Dear Backpack:

Dear Backpack:

I arrive at the Hotel Aranjuez with the cab driver who, in his limited English, promises he will help me and come in and explain my situation to the hotel worker. Not that I needed his help. Gregory, at the HA, spoke almost flawless English and became My Angel during my stay in San Jose.

“I’m going to have to stay another night now and I don’t know what I’m going to do and I don’t know if I have to go back to the border now or what, but I have to get my backpack. I have to get my backpack. But I have to stay here tomorrow night too now. But I have a reservation for tonight, you know I have a reservation for tonight, right? But what about tomorrow, can I stay tomorrow too?” I said that all in one breath, I think and in the whiniest, littlest-girl voice you could imagine.

“Well,” he says gently. “Why don’t we start with your name and I’ll look up your reservation.” Ohgod, now I’m embarrassed that I’ve just blabbered all over this guy like a fool and started in the middle of the paragraph, no less. Okay, okay, back to the beginning. So I explained it all.

He couldn’t quite understand how all this had happened though and I felt like a bit of a buffoon when he started asking questions.

Did they give you some kind of receipt?
Do you know the name of the bus company?
Do they have an office here in San Jose?
No. I don’t know.
Where did they drop you off in the city?
I don’t know.

It kept going like that.

Ohmigod, the tears were falling and I was trying to maintain my composure, really I was, but I just needed to fall apart. Into someone’s arms who told me everything would be okay would have been preferable, but there was no one around like that and Gregory, well, Gregory was great, but he was not that much of My Angel. I kept moving away from and back to the Reception Desk as I tried – but failed – to dry my eyes. He looked at me with all the concern he clearly had and said, we’ll figure this out, we’ll figure this out and then awkwardly looked away when I couldn’t hold back the tears. The cab driver explained all the phone numbers I had and Gregory agreed he would try them all and help me to get to the bottom of this. The cab driver took his leave and my $10, which I found out later ended up being almost triple of what it should have been. Okay, so I tried to avoid getting conned by the renownedly-corrupt San Jose taxi drivers, but in my state, I fell right into his trap. No matter. No matter.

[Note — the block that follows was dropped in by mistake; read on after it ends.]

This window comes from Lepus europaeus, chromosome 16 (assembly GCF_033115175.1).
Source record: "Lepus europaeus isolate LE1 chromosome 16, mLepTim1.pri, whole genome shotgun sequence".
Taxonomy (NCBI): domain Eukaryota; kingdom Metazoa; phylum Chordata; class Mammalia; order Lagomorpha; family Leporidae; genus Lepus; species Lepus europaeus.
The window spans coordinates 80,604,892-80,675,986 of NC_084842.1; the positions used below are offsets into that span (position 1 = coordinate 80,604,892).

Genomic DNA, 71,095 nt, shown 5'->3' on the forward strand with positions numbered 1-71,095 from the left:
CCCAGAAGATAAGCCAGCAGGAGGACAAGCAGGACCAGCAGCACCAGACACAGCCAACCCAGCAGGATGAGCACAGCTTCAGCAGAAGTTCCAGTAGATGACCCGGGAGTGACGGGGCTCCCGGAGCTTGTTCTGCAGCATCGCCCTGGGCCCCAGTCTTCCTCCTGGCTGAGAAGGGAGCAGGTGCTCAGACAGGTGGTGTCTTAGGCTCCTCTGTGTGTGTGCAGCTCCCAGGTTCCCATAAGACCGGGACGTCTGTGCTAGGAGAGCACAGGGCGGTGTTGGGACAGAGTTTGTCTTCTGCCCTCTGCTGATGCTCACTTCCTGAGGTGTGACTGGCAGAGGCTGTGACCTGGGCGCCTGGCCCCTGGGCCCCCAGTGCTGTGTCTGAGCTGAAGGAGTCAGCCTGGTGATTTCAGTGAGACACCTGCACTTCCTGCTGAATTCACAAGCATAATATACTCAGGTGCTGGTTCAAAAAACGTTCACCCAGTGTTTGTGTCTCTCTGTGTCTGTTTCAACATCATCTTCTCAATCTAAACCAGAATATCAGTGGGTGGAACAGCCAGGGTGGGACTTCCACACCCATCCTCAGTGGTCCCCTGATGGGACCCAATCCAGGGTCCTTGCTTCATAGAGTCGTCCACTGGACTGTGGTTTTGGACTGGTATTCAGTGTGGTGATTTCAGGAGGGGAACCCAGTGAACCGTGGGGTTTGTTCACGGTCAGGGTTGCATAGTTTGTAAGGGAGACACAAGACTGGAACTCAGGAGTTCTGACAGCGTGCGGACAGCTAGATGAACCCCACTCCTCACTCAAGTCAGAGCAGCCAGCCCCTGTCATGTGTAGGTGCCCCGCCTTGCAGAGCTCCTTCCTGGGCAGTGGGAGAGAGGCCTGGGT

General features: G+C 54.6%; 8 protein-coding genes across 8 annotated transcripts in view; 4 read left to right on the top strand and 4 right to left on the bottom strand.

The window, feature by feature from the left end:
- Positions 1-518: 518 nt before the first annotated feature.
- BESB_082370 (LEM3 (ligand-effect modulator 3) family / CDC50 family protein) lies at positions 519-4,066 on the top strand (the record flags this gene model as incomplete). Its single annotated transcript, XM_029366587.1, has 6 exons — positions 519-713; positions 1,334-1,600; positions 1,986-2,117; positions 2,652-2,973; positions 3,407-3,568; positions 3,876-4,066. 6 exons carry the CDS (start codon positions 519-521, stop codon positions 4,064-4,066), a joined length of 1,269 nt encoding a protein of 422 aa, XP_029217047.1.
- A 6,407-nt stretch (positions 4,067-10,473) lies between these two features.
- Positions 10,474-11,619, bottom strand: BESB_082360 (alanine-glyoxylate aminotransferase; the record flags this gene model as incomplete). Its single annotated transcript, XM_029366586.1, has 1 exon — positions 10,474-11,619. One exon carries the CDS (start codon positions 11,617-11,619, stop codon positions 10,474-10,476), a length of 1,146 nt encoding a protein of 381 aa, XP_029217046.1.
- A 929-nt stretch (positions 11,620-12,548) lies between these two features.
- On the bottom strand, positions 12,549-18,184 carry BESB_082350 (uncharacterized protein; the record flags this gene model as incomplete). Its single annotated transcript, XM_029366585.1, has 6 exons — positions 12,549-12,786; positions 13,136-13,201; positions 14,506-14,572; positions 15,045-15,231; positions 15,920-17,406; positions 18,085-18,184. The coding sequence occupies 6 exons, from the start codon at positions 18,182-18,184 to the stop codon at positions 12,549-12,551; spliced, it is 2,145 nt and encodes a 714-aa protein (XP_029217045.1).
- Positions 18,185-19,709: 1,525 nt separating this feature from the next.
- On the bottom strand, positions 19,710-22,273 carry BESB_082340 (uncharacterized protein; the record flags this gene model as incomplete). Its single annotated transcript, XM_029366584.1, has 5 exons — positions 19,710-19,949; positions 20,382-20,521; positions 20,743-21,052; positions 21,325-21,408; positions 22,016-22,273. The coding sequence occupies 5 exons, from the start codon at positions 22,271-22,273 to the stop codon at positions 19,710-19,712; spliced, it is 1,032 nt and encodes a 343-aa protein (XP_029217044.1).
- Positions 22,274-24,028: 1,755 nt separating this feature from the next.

Gregory tried all three of the numbers and none of them worked. One of them was for a restaurant where the bus man told me they sometimes store luggage when the official place is not open. This was news to the restaurant. No one answered the “Official Number” and the bus driver for the next day didn’t either. None of this was giving me any sense of confidence in ever seeing my bag again.

I was beyond bereft. It was one thing to lose this stuff: all my clothes, all my electronic chargers, swimsuits, jacket, sarongs, all the exactly-right toiletries, medications. My vibrator. Now we’re talking important. None of this stuff was irreplaceable, obviously. I had all the, quote, Important Things on me. But what is important, after all? Can I be out here in the world with absolutely nothing? I thought not. I thought maybe I would have to just end the trip. Okay, girl, slow down, slow down, sister, no need to get ahead of yourself here. But I loved that blue dress and my new orange sarong and that little light, white, short-sleeved thing that was the perfect find and oh yeah, my sleep sack, my sleep sack. I’ve had that thing for fifteen years! I’ve got this packing-for-traveling thing down to a science and that’s taken some time and Virgo diligence – how could I possibly replace all this stuff? I couldn’t. Yes, everything was replaceable, but here, here in Costa Rica or Nicaragua or Honduras? Really, how was I going to replace everything? Okay, okay, slow down, slow down. Breathe. Fuck that, I can’t breathe, I’m freaking out. Where is my bag? Am I ever going to see it again? I’m fuckin’ all alone out here, all alone out here and my bag, where the fuck is my bag? Okay, so the tears were coming big time now. But I wasn’t alone in this. Really, I wasn’t. Gregory was on it and involved and determined to help me.

The Hotel Aranjuez was the perfect choice of a place. Not spendy, but beautiful, in a quiet, old neighborhood (not that I cared much about that, at this point) and clean, with sweet attention to creating beauty in its ambience and service. It was truly a refuge for me. I noticed a big exhale as I turned the key in my door and saw nothing outrageously splendid, but a nice big double bed, attention to art on the walls, and a motif of orange throughout. Orange, a color very similar to the color of my backpack.

I would not be leaving for Nicaragua in the morning after all. Whether I would be going back to the border or whether I would wait for the daily bus to arrive tomorrow seemed to be my two choices.

Gregory was not reassuring. I was on the hotel computer when he came to me and said he and his colleague had been talking. It all sounded quite fishy to them. He thought maybe I ought to file a report with the police.

Ohmigod, really, you think so?

Yes, I think so. This doesn’t make sense what happened to you. Why should they have kept your bag at the border? I’ve never heard of such a thing.

If my heart wasn’t as low as it could be, it sank even lower.